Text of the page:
Tuesday, 8 November 2016

Press Release on behalf of NAIRO from Jacki Rothwell, Chair of the National Association of Independent Reviewing Officers

“The Government says not every child looked after by local authorities needs an independent reviewing officer. But these posts were created in order to hold local authorities to account and protect the human rights of children. How can it be right to allow local authorities to dispense with this independent scrutiny and be excused from legislation passed by Parliament to uphold the rights of very vulnerable children?”

Please  look at  https://togetherforchildren.wordpress.com/latest and support the campaign as much as you are able


Wednesday, 5 October 2016


NAIRO campaigns against measures in the Children and Social Work Bill that threaten to remove children’s rights and to dismantle the IRO Service


Chair: Jacki Rothwell 
Vice Chair: Paul Smart 
Vice Chair: Jon Fayle

In 1946 rules were introduced requiring 6 monthly reviews of children in foster care. This followed the death of 12 year old Dennis O’Neill who was killed by his foster carers. The coroner criticised the lack of local authority supervision. Reviews were later extended to those living in Children’s Homes. In 2002 Parliament passed legislation to make local authorities appoint independent persons to lead the review process. Independent Reviewing Officers must be qualified and experienced social workers and their statutory role includes checking the local authority has informed young people of their rights to make a complaint, access support from an advocate and helping the child obtain legal advice.

Measures in the Children and Social Work Bill, currently going through parliament, threaten the continued existence of the IRO Service.

Clauses 29 – 33 of the Bill would enable Local Authorities to apply for exemptions from their duties to provide services and support to children (and corresponding rights for children) which are enshrined in law. This is said to be intended to enable innovation, but many in the children’s sector, including NAIRO, question this. We believe innovation can be achieved without the erosion of hard won children’s rights, which this Bill threatens.

When Lord Nash spoke for the Government in the House of Lords in the 2nd reading debate on 14.6.16. the IRO service was one of his 2 examples of a service ripe for dismantling.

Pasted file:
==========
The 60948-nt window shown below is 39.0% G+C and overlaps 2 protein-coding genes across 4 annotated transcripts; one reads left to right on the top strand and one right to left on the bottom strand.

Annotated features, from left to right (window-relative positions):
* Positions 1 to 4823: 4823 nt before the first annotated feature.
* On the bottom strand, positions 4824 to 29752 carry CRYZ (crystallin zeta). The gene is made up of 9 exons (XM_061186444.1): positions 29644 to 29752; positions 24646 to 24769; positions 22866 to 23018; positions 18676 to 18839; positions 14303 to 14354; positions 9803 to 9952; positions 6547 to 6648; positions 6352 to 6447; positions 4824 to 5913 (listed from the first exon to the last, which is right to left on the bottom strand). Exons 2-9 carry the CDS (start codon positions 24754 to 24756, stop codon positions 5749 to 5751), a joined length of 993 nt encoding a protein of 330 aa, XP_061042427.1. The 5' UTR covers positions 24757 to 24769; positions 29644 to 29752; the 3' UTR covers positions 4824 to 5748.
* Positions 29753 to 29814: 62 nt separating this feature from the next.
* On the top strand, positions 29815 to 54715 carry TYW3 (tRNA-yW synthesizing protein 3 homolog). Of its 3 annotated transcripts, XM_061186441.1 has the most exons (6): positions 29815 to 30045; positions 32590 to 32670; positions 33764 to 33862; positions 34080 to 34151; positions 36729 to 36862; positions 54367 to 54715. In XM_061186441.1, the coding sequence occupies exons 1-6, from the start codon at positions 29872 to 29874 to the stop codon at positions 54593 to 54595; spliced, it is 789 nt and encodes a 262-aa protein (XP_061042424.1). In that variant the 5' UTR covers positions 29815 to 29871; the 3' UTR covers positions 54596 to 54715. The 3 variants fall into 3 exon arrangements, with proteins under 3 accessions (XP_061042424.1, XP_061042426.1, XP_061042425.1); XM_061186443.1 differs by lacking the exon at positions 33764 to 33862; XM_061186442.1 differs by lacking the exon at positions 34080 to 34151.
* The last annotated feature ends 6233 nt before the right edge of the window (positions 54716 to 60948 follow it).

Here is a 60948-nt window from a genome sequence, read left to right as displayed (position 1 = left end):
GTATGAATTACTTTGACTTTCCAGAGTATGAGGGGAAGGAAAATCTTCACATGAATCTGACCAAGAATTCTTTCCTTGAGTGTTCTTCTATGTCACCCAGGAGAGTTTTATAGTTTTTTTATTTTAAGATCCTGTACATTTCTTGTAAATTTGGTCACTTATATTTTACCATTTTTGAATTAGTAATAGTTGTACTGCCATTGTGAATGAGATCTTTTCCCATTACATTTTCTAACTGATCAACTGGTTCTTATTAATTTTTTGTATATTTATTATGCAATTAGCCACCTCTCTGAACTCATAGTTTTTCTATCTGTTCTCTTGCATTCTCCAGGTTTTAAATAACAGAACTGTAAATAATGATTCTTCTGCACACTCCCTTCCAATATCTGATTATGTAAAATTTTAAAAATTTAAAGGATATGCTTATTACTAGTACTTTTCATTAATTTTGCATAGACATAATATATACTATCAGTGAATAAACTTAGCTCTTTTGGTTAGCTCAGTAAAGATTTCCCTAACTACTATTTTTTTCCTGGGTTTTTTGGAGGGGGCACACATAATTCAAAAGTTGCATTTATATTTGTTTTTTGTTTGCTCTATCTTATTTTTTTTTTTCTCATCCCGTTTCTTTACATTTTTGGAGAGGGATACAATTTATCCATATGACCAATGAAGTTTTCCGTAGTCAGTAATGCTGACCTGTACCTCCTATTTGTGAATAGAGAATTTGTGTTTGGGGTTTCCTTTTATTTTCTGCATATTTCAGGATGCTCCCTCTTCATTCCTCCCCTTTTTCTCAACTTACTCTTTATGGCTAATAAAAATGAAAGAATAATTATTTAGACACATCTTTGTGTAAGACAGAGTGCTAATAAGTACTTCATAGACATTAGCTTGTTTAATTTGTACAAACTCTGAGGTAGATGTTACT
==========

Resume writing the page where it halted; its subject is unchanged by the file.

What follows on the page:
He said:

“Secondly, there is strong consensus in the sector that in low risk cases, the role of the independent reviewing officer brings no additional benefit. Exemptions will enable local authorities to trial redirecting IRO resource differently – for example, to more complex cases - while reducing the number of additional people a young person does not know at their review, which is a known concern in more straightforward cases.”

At least two local authorities are reported to be requesting an exemption from legislation which will reduce basic rights for children in care and reduce the IRO service.

On 11th July Lord Nash informed the House of Lords that in North Yorkshire there are just over 400 children in care but there are only 20 children on average who would require regular in depth reviews if the authority was granted exemption from the law in relation to reviews and IROs.

We understand that Hampshire County Council would ask for 2 exemptions from the current legislation

(a) to reduce the frequency of children’s reviews below the current minimum

(b) for the role of the IRO to be carried out by individuals who are not qualified social workers (and potentially therefore less able to challenge the local authority on behalf of the child)

The role of the IRO is to scrutinise the local authority’s care plan for the child and listen carefully to the views of the child and others about the plan. They must challenge the local authority if they believe the plan is not in the best interests of the child. The loss of the rights of children in care to the protection of this service would be a disastrous backward step.

NAIRO will campaign tirelessly to resist this legislation in partnership with other individuals, children’s rights groups and charities.  In particular we are part of a campaign called “Together for Children – Defending Children’s Social Care Rights” https://togetherforchildren.wordpress.com/

We urge all people concerned about the lives of children in care, to join this campaign against these potentially disastrous measures.

Jacki Rothwell, Chair of NAIRO said “We are passionate about improving outcomes for children in care. We believe this measure in the Children and Social Work Bill, if it became law, would have a disastrous impact on the rights of children in care, and on their lives. 

This measure is not about “innovation” it is about dismantling children’s rights.

I have not met an IRO in the country who thinks these measures would help children in care.

We encourage all IROs, social workers, children’s rights workers, and all those who care about the lives of children in care, to do all they can to resist these clauses in the Bill and to join the ‘Together for Children’ campaign.

We call on the Government to withdraw the clauses from the Bill, and enter discussions with NAIRO and others about how the IRO service could really be improved for the benefit of looked after children”


October 2016

Patrons of the National Association of Independent Reviewing Officers
Sir Vince Cable (former MP and Secretary of State for Business)
The Earl of Listowel